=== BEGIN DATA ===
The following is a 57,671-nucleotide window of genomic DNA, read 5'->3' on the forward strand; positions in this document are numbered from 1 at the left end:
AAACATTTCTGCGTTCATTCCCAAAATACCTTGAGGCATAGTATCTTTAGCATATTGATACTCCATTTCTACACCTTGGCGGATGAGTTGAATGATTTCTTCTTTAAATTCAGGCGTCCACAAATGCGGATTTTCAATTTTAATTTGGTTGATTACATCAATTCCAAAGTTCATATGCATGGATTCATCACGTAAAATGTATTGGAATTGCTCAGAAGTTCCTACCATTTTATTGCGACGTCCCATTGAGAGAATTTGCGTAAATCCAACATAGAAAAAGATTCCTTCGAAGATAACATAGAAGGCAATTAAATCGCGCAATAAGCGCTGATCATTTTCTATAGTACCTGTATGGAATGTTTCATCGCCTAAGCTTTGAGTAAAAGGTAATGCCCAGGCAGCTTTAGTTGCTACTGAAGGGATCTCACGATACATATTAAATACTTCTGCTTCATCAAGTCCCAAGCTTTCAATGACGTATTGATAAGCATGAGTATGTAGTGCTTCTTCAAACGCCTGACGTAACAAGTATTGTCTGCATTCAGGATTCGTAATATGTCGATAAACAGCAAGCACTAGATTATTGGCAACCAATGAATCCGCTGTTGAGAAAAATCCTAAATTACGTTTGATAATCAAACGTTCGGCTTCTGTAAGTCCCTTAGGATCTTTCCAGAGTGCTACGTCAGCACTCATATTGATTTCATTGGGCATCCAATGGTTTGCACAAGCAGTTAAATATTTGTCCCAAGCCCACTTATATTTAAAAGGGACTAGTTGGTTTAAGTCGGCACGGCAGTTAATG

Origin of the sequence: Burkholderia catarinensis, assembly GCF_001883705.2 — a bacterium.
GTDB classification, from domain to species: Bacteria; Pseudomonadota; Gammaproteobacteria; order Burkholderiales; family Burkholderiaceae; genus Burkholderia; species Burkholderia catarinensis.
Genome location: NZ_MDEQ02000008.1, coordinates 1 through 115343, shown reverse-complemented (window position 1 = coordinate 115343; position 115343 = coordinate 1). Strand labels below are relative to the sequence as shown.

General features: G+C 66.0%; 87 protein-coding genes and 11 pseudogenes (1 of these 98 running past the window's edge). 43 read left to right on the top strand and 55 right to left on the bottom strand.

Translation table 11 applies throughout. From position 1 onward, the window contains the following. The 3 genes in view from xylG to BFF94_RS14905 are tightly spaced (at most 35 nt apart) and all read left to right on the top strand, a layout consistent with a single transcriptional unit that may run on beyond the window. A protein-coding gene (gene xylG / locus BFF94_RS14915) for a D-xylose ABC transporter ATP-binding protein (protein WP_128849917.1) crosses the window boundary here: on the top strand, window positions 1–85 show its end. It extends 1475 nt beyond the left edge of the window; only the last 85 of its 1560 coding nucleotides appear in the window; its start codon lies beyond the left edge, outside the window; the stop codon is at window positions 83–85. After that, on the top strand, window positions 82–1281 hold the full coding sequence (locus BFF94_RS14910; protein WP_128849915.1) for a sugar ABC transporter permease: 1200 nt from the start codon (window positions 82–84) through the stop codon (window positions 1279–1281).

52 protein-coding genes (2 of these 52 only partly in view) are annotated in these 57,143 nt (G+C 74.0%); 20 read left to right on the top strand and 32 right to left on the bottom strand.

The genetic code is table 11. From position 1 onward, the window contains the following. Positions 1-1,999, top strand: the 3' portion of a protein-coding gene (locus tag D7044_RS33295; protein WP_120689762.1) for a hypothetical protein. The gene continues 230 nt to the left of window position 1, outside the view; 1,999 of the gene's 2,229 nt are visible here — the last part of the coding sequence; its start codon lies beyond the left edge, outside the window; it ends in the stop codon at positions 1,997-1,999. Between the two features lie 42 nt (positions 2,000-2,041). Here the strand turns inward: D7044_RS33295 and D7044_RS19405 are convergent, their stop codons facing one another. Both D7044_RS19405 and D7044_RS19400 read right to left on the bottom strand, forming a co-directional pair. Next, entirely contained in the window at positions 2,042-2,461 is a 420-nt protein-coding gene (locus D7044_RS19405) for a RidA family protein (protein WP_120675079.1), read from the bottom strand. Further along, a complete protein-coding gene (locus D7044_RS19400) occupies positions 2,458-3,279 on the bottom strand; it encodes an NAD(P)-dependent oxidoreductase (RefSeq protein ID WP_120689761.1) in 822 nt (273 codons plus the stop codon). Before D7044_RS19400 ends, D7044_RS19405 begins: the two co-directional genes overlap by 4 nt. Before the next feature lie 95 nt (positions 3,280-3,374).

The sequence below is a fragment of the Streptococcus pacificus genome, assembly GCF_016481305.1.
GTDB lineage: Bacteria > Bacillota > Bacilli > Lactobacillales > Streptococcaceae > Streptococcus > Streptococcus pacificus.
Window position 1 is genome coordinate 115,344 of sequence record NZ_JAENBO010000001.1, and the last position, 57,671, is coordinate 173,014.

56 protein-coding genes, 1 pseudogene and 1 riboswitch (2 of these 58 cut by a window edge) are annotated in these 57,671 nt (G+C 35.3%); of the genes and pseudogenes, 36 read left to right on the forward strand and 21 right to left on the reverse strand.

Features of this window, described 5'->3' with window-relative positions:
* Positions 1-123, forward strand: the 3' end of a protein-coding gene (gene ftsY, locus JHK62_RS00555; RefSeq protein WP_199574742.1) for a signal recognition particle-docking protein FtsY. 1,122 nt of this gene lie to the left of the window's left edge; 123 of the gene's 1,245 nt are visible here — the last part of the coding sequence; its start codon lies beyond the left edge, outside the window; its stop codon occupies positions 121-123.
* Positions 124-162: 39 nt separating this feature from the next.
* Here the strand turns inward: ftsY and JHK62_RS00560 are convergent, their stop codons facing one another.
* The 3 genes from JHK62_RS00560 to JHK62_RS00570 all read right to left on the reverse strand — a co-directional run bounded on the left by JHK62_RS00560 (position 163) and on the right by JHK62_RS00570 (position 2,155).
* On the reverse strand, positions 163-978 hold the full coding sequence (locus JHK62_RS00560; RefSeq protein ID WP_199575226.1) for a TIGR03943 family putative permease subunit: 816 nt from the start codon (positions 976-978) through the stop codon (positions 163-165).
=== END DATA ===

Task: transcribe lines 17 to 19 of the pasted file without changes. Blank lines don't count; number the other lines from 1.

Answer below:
* Here the strand turns inward: ftsY and JHK62_RS00560 are convergent, their stop codons facing one another.
* The 3 genes from JHK62_RS00560 to JHK62_RS00570 all read right to left on the reverse strand — a co-directional run bounded on the left by JHK62_RS00560 (position 163) and on the right by JHK62_RS00570 (position 2,155).
* On the reverse strand, positions 163-978 hold the full coding sequence (locus JHK62_RS00560; RefSeq protein ID WP_199575226.1) for a TIGR03943 family putative permease subunit: 816 nt from the start codon (positions 976-978) through the stop codon (positions 163-165).